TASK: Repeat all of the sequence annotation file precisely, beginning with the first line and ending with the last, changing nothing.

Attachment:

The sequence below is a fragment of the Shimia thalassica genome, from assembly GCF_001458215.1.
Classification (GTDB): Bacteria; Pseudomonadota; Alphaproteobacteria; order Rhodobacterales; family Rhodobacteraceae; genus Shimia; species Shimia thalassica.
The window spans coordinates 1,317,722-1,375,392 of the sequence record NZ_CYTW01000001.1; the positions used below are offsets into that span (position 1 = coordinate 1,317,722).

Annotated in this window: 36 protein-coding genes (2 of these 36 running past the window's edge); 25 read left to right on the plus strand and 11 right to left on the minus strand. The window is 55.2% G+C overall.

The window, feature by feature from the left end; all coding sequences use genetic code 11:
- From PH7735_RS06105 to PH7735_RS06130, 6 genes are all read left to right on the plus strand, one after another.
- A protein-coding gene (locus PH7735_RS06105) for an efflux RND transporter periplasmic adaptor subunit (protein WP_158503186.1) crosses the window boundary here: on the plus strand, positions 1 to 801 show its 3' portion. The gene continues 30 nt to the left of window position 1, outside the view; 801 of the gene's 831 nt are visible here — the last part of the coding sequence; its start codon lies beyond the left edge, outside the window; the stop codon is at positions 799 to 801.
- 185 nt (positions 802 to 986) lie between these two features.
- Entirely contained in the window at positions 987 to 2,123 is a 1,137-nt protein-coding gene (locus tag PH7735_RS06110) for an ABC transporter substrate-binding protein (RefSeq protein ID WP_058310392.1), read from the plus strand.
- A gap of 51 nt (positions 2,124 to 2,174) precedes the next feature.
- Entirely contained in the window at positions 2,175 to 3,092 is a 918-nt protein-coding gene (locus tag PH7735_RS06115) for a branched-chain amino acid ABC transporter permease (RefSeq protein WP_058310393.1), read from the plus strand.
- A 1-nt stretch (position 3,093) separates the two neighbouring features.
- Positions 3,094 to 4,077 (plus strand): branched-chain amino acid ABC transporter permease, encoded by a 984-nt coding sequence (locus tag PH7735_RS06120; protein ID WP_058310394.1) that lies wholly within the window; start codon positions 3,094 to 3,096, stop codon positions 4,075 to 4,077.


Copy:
The sequence below is a fragment of the Shimia thalassica genome, from assembly GCF_001458215.1.
Classification (GTDB): Bacteria; Pseudomonadota; Alphaproteobacteria; order Rhodobacterales; family Rhodobacteraceae; genus Shimia; species Shimia thalassica.
The window spans coordinates 1,317,722-1,375,392 of the sequence record NZ_CYTW01000001.1; the positions used below are offsets into that span (position 1 = coordinate 1,317,722).

Annotated in this window: 36 protein-coding genes (2 of these 36 running past the window's edge); 25 read left to right on the plus strand and 11 right to left on the minus strand. The window is 55.2% G+C overall.

The window, feature by feature from the left end; all coding sequences use genetic code 11:
- From PH7735_RS06105 to PH7735_RS06130, 6 genes are all read left to right on the plus strand, one after another.
- A protein-coding gene (locus PH7735_RS06105) for an efflux RND transporter periplasmic adaptor subunit (protein WP_158503186.1) crosses the window boundary here: on the plus strand, positions 1 to 801 show its 3' portion. The gene continues 30 nt to the left of window position 1, outside the view; 801 of the gene's 831 nt are visible here — the last part of the coding sequence; its start codon lies beyond the left edge, outside the window; the stop codon is at positions 799 to 801.
- 185 nt (positions 802 to 986) lie between these two features.
- Entirely contained in the window at positions 987 to 2,123 is a 1,137-nt protein-coding gene (locus tag PH7735_RS06110) for an ABC transporter substrate-binding protein (RefSeq protein ID WP_058310392.1), read from the plus strand.
- A gap of 51 nt (positions 2,124 to 2,174) precedes the next feature.
- Entirely contained in the window at positions 2,175 to 3,092 is a 918-nt protein-coding gene (locus tag PH7735_RS06115) for a branched-chain amino acid ABC transporter permease (RefSeq protein WP_058310393.1), read from the plus strand.
- A 1-nt stretch (position 3,093) separates the two neighbouring features.
- Positions 3,094 to 4,077 (plus strand): branched-chain amino acid ABC transporter permease, encoded by a 984-nt coding sequence (locus tag PH7735_RS06120; protein ID WP_058310394.1) that lies wholly within the window; start codon positions 3,094 to 3,096, stop codon positions 4,075 to 4,077.